The biofuel industry has had a bumpy few years: Ethanol is still a Department of Energy golden child, but recent studies raise serious questions about its viability. Production could eat up half of America’s corn crop this year, potentially causing food shortages, and some say that ethanol manufacturing uses more energy than it produces. What’s more, the fuel’s corrosiveness makes it unsuitable for distribution via existing petroleum pipelines. But two new biotech companies believe biofuels can leapfrog past these problems, and they’re each engineering fuels that are virtually identical to the gasoline and diesel we use today.

“We said, ‘What does nature make that looks like a fuel?’” explains Kinkead Reiling, cofounder of Amyris Biotechnologies in Emeryville, California. Every living organism efficiently converts sugar from food into fat to store energy, and fats are chemically similar to the hydrocarbons that make up fuels. So by tinkering with a few genes, scientists at Amyris and San Carlos, California, biotech firm LS9 have designed bacteria that eat almost any type of plant—mostly sugarcane, corn, and other forms of cellulose—digest it, and convert it into “fuel."

The companies’ plans are feasible because of how quickly and cheaply scientists can now sequence and synthesize genes. It took thirteen years and $3 billion to order the first human genome, but last year, Nobel Laureate James Watson had his own sequenced in two months for less than $1 million. Amyris and LS9 isolated and arranged the genes necessary to make petroleum-like fuels in 2005 and 2007, respectively, and introduced those genes into bacteria, creating billions of live biofuel factories for a fraction of what it would have cost five years earlier. “Because we have this genetic control over the organisms, we can really tailor the set of molecules that come out the other side,” says Greg Pal, LS9’s senior director of corporate development.

Amyris and LS9 are producing fuels that are slightly different from one another. Amyris is making gasoline and diesel similar enough to conventional forms that they can be pumped through existing pipelines and directly into cars. In doing so, the company, which raised $20 million in 2006 and another $70 million last year, could bypass one of biofuel’s biggest problems in the short term: distribution.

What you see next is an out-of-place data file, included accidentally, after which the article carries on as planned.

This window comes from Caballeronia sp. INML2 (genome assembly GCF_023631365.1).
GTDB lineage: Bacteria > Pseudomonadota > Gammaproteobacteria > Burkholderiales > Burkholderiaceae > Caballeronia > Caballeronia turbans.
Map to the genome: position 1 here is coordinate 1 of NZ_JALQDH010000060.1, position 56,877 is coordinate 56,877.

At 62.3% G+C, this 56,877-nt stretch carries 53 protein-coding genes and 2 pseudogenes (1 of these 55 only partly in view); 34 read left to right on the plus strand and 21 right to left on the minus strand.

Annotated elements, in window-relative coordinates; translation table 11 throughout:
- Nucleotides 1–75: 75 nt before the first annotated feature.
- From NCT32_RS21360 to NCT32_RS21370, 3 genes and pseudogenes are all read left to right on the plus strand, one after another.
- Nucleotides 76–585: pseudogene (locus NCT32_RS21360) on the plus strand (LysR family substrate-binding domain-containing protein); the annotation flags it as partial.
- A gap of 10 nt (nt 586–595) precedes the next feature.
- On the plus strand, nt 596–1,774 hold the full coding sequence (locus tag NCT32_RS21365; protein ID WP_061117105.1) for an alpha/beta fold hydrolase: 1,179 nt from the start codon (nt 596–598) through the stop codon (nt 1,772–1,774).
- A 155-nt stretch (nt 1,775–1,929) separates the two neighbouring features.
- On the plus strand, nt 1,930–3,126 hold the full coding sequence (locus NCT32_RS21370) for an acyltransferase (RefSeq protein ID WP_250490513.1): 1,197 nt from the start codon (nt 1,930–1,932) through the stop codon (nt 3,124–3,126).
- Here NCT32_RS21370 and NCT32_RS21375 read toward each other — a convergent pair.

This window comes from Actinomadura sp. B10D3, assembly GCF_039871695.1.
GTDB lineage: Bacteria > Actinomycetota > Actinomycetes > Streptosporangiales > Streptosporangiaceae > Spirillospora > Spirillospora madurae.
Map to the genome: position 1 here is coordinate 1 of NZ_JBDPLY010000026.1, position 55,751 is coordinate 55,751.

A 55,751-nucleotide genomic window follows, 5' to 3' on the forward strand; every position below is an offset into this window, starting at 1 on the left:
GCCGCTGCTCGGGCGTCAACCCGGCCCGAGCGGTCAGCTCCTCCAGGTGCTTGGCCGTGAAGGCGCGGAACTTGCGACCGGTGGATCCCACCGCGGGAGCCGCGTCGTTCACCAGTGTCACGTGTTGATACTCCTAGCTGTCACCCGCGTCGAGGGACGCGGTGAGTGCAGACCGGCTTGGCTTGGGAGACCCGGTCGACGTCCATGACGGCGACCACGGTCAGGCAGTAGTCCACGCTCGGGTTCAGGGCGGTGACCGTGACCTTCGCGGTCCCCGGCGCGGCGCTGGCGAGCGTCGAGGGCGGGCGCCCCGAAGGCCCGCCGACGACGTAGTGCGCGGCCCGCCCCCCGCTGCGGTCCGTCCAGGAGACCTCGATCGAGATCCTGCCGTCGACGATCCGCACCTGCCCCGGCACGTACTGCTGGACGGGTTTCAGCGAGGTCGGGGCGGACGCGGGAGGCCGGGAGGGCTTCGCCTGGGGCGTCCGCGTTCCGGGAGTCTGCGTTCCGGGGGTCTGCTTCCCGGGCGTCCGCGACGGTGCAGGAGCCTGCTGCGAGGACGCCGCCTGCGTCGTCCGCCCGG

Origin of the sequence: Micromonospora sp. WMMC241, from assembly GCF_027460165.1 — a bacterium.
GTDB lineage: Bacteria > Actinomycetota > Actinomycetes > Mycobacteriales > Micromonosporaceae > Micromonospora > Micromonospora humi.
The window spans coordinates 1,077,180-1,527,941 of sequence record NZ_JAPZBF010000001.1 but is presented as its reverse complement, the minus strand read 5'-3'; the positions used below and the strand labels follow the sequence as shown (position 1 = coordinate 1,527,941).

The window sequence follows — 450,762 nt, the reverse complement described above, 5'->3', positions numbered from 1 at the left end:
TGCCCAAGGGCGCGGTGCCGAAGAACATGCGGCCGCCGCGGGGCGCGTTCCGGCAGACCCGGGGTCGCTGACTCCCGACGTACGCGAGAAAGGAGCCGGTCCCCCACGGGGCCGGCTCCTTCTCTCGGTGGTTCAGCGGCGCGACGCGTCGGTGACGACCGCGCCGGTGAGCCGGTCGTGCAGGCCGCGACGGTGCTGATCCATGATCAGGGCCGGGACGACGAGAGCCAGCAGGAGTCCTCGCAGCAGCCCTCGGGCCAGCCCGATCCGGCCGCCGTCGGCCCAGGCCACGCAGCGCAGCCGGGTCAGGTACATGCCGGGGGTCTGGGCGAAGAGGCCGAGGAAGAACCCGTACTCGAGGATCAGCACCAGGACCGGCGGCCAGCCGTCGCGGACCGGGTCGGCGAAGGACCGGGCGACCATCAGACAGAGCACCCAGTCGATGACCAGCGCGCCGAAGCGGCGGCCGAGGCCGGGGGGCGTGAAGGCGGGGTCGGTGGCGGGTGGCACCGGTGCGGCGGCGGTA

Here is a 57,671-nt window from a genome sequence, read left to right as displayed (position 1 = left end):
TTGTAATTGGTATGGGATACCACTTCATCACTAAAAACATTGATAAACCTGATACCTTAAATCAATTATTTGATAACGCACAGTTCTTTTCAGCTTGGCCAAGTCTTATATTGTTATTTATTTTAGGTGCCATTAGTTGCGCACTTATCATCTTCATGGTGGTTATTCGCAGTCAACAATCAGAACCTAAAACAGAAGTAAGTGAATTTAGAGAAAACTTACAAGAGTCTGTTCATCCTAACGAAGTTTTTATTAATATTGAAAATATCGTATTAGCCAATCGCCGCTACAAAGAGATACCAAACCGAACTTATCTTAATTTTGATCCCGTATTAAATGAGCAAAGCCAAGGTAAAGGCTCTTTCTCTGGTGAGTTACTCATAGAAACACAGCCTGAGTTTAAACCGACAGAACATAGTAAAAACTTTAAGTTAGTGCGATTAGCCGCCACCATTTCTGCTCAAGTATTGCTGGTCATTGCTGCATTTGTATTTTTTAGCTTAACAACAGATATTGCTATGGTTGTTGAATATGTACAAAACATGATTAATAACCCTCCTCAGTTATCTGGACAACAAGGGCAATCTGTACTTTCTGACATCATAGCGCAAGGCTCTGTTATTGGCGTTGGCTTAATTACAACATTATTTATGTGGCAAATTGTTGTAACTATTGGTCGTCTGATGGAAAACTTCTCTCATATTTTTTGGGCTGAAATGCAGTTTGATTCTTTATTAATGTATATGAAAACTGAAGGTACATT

Whereas Amyris is creating a product similar to conventional refined fuels, LS9 is touting the real deal. “If you took all the constraints off, what would you make?” Pal asks. The answer: crude oil. LS9, which secured $15 million in phase two funding last year and was recognized by the World Economic Forum as one of the 39 Technology Pioneers of 2008, is engineering bacteria to make crude that can be shipped directly to refineries.

Conventional crude oil can contain thousands of types of molecules—that’s why it’s called “crude”—but LS9’s will have only about ten, which Pal says is ideal: The company’s oil will have the molecular diversity necessary to make a number of fuels and petroleum products but will be free of unwanted chemicals that can muck up engines. It’s “a pretty optimal solution,” he says.

The magic year for both companies is 2011, when LS9 expects its crude oil to be in full-scale production, and Amyris’ diesel, which solidifies at a lower temperature than vegetable-oil biodiesel, should come to market, too. Amyris’ jet fuel and gasoline and an LS9 biodiesel will follow several years later.

What’s so green about fuels practically identical to conventional ones? The answer lies in how they’re made. These newer biodiesels start out as plants that suck carbon dioxide out of the air, so burning them releases little, if any, net CO2—it’s a closed loop, Pal argues. LS9 estimates that its bacteria produce 90 BTUs of fuel for every 100 BTUs of sugar they eat. And although genetically engineered, the bacteria are not producing something completely synthetic. “The molecules we’re creating are made in nature by plants and organisms,” Reiling says. “We’re just changing the setting in which they’re made.”

Story by Melinda Wenner. This article appeared in "Plenty" in May 2008.

Copyright Environ Press 2008